Many people use the terms “daycare center” and “preschool” interchangeably. They both provide childcare but aren’t always the same in terms of educational opportunities.
The question among childhood educators and parents is whether daycare can prepare your child for his or her preschool years. And if not, how can they be ready? Most daycare centers accept children from six weeks of age and up.
Preschools usually take children once they have turned two or three years old. Parents often choose to make the switch at this age in preparation for grade school.
So, how can you be sure your little one is ready for preschool if they are currently attending daycare? Turns out it’s not as difficult as you might expect.
Keep reading here for everything you need to know.
The Transition from a Daycare Center to Preschool
If your child already attends daycare, the transition to a preschool will likely be easier on both of you. Your little one is used to being cared for by someone other than his parents and that helps.
Your little one has also been exposed to a variety of other children and has some foundational social skills that will serve him well in preschool. Daycare also sets the stage for his academic growth and development.
So, the short answer to the question is, yes, daycare can prepare your child for preschool. However, there’s also a lot you can do at home to make the switch easier for you and your soon-to-be preschooler.
What Does Daycare Teach Children?
Many primary grade teachers can tell which children have been in a daycare and preschool setting before starting elementary school. And many of them discuss previous childcare at the beginning of the school year. What they’ve found is that a daycare setting has a positive impact on a child’s readiness for school in the future, both socially and academically.
A daycare center does its part to prepare your little one for preschool in several ways. For example, it exposes your child to a structured schedule, which is something that most preschools use throughout the day. Your child is also learning social skills in a daycare setting. She’s learning to share, recognize the emotions of others, and navigate group dynamics.
Children learn through play and your child is picking up a lot during his time in daycare. That includes art skills, colors, and shapes, listening to and telling a story, and using his imagination. Additionally, kids in daycare boost their motor skills. Fine motor skills are developed by coloring, painting, and playing with a shape sorter. Large motor skills are enhanced on the playground and during dance and movement time.
Daycare also promotes tolerance of other cultures, teaches your child to be confident and independent, and boosts literacy by increasing vocabulary. In a daycare setting, your little one also learns how to interact with adults that aren’t her parents and how to make friends. A study conducted by the Institute of Child Health and Human Development found that children in daycare scored higher on IQ tests than those who didn’t.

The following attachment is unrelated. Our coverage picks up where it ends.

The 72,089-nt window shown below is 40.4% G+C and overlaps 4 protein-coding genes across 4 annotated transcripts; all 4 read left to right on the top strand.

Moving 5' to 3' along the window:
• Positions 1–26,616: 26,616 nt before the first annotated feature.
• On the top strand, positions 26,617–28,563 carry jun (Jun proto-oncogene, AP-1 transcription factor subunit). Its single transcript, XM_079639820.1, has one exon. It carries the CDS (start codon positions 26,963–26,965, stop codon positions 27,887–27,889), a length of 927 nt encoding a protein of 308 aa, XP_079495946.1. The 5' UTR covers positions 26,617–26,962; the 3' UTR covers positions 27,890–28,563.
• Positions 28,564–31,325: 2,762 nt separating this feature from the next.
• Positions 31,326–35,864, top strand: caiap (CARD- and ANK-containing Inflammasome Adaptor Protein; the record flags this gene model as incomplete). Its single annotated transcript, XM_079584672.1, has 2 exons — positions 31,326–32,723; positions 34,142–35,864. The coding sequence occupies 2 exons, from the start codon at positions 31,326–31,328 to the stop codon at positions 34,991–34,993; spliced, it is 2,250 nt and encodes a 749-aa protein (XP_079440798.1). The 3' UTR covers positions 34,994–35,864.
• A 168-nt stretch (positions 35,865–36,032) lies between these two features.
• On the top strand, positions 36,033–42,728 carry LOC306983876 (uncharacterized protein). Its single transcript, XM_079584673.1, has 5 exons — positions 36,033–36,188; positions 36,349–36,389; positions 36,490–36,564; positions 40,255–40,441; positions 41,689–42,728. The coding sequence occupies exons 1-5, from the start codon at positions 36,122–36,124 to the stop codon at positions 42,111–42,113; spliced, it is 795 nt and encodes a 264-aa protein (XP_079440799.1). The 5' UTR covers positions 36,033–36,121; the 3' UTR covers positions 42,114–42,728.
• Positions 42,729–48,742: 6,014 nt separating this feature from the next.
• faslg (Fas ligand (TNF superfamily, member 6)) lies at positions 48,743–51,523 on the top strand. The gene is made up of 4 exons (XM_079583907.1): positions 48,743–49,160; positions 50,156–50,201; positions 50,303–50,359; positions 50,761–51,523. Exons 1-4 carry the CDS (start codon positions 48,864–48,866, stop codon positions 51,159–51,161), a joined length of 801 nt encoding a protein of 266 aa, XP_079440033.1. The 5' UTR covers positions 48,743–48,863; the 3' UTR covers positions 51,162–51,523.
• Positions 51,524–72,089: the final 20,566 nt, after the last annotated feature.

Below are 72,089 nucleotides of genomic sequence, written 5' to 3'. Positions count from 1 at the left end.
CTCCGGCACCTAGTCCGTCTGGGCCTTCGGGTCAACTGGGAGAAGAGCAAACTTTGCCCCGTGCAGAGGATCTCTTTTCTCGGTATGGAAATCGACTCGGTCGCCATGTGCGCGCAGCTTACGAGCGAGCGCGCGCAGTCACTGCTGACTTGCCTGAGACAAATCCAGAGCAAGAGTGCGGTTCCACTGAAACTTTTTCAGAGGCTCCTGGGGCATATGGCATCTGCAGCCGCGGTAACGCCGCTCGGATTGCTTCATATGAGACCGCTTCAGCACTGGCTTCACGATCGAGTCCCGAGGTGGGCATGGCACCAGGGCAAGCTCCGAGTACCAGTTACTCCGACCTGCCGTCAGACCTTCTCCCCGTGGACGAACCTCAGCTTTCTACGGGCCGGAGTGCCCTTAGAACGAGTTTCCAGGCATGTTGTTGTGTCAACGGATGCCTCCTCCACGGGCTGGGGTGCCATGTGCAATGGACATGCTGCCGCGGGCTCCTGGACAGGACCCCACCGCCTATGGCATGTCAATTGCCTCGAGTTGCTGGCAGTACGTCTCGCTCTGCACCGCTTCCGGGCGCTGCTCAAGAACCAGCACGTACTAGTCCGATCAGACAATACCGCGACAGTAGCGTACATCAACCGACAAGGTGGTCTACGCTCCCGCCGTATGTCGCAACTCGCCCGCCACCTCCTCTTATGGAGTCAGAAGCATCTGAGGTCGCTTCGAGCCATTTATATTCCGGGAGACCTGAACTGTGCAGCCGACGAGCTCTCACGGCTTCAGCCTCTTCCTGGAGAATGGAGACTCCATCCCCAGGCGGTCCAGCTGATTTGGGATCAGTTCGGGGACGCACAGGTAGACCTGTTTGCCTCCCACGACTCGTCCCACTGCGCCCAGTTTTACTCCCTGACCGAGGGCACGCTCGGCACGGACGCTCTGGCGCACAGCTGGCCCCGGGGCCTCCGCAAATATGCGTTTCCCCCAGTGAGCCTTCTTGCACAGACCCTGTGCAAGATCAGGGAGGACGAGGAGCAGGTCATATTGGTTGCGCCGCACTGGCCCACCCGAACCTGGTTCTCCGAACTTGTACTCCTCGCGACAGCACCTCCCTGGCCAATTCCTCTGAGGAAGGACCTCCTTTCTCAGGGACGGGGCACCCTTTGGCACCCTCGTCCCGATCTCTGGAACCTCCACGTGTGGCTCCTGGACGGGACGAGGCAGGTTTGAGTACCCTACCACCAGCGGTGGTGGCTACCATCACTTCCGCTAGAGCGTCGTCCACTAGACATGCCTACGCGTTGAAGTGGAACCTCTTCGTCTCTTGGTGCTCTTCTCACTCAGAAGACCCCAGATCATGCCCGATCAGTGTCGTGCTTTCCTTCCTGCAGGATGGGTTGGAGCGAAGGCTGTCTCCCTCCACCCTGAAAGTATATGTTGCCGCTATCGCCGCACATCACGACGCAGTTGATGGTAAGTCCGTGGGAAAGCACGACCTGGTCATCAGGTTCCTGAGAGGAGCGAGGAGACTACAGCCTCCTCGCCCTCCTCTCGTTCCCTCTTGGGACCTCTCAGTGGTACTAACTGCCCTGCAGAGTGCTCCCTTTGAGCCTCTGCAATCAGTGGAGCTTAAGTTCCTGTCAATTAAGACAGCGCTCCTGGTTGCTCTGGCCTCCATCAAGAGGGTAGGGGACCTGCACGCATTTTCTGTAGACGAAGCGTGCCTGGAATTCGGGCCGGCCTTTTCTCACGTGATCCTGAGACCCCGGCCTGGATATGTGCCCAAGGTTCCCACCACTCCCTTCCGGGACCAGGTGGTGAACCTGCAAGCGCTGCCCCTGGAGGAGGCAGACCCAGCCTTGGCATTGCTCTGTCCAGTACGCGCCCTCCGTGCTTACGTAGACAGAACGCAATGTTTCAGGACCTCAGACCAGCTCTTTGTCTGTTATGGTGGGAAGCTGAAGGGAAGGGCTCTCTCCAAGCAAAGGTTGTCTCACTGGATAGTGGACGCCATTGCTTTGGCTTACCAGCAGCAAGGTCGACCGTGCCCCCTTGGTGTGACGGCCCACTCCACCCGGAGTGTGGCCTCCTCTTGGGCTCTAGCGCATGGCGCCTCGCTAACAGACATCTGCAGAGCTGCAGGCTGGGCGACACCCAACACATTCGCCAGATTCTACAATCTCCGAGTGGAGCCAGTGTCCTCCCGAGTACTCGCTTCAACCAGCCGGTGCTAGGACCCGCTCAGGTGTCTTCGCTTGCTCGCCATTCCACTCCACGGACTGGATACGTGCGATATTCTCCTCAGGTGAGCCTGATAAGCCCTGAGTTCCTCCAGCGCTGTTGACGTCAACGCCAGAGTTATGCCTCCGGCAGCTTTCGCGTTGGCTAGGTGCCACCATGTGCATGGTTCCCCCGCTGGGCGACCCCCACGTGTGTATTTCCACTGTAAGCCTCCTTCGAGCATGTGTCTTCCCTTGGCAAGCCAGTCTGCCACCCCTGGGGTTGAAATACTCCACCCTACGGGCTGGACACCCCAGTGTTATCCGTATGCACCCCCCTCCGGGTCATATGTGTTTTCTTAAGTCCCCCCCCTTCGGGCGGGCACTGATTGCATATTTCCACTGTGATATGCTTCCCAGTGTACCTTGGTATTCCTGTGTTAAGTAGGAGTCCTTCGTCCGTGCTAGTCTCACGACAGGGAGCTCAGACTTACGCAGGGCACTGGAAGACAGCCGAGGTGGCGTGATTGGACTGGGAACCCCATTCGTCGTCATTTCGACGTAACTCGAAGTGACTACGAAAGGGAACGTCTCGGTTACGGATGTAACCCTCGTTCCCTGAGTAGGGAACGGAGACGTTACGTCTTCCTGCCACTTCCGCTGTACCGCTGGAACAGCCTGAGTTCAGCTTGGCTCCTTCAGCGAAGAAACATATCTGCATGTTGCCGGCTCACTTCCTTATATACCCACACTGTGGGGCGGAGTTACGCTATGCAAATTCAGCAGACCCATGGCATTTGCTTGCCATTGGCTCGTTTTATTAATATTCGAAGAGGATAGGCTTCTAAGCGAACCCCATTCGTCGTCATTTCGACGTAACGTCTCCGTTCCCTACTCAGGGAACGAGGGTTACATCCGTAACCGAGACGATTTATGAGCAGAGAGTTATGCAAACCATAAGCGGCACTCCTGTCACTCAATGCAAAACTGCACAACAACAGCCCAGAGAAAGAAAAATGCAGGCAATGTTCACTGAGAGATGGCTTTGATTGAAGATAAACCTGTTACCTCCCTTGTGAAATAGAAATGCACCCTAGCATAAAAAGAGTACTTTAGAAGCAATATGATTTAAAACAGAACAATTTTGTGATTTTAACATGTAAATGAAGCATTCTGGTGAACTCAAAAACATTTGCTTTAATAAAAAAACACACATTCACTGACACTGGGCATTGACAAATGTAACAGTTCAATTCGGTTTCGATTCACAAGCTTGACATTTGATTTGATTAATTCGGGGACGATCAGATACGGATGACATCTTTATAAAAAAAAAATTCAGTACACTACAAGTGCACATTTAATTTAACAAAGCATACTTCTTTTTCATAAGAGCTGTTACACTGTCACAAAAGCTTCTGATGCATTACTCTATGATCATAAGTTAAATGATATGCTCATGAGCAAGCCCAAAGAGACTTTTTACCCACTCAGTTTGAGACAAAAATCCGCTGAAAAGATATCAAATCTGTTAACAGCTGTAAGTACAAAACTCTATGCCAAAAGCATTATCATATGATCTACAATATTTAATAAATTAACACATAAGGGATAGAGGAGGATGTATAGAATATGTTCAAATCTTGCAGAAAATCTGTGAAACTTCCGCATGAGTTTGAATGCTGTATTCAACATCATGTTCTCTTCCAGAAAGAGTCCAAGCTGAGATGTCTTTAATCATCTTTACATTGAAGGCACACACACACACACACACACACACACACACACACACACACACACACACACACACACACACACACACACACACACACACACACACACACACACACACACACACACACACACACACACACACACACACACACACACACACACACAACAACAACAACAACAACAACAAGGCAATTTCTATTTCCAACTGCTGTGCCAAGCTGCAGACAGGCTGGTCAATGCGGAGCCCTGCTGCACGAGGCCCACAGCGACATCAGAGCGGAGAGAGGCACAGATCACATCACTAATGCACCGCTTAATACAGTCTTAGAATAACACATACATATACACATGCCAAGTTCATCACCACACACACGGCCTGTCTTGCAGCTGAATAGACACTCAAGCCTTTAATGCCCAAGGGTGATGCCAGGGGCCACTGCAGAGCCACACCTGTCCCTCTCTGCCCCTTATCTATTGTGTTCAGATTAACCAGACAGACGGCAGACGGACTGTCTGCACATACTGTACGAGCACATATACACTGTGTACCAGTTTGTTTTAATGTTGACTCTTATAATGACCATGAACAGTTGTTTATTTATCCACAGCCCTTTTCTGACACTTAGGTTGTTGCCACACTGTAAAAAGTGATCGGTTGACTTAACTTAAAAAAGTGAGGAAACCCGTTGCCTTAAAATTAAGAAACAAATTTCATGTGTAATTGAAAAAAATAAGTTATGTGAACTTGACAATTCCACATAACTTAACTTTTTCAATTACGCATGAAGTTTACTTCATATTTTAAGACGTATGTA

What You Can do at Home to Prepare Your Child for Preschool
Remember that you are your child’s primary educator. That means there are plenty of opportunities at home to help prepare your little one for his preschool years. Life skills are an integral part of early learning. These are skills that will be practiced in a preschool setting, but you can complement them at home. Your preschooler should be working on putting her own coat on and taking it off.
She should be able to pull her own pants up and down (even if she’s still potty training) and open her own lunchbox. Preschoolers are still developing their fine motor skills so they may still need some assistance with these tasks. Your child’s preschool teacher will be there to help, but you can lay the foundation at home.
Visiting the preschool before the first day is also important. This helps your child become familiar with the classroom he’ll be in. It also gives him the chance to meet his teacher so he doesn’t see a stranger on the big day.
For many preschoolers, reading books about school helps prepare them for what they can expect. Seeing characters in a story successfully navigate preschool gives them the confidence that they can do the same.
Before school starts, be sure to fill out the paperwork provided by the teacher. This allows you to share your child’s likes and dislikes, how she responds to discipline, any health problems, and other important information. This early foundation for a relationship with your child’s preschool teacher will benefit you and your little one. When his teacher understands him, she’s better able to care for him.
A Word About Preschool Readiness
Even if your child is old enough to make the move from daycare to preschool, there are some other indications of preschool readiness that you should be on the lookout for. Your little one is going to get the most out of preschool when she’s ready. If she’s not quite there, a bit more time at home or in a daycare center is a good idea. Talk to her doctor if you’re not sure.
In the meantime, there are some signs that your toddler is ready to start the next step in his education – preschool. If your child can follow simple directions, can handle separation anxiety, can stay focused on a single task for a few minutes, and plays well with other children, she’s probably ready for the classroom.
Additionally, children who have mastered simple self-care tasks and who are potty trained, or are working on them, are probably ready to start preschool.
If you feel that your child is ready to leave the daycare center and start preschool, the first step is to research your options. Choose a preschool that aligns with your values and that offers a curriculum you’re happy with. Watch your little one to be sure he or she is ready and then work together to enjoy this exciting new chapter.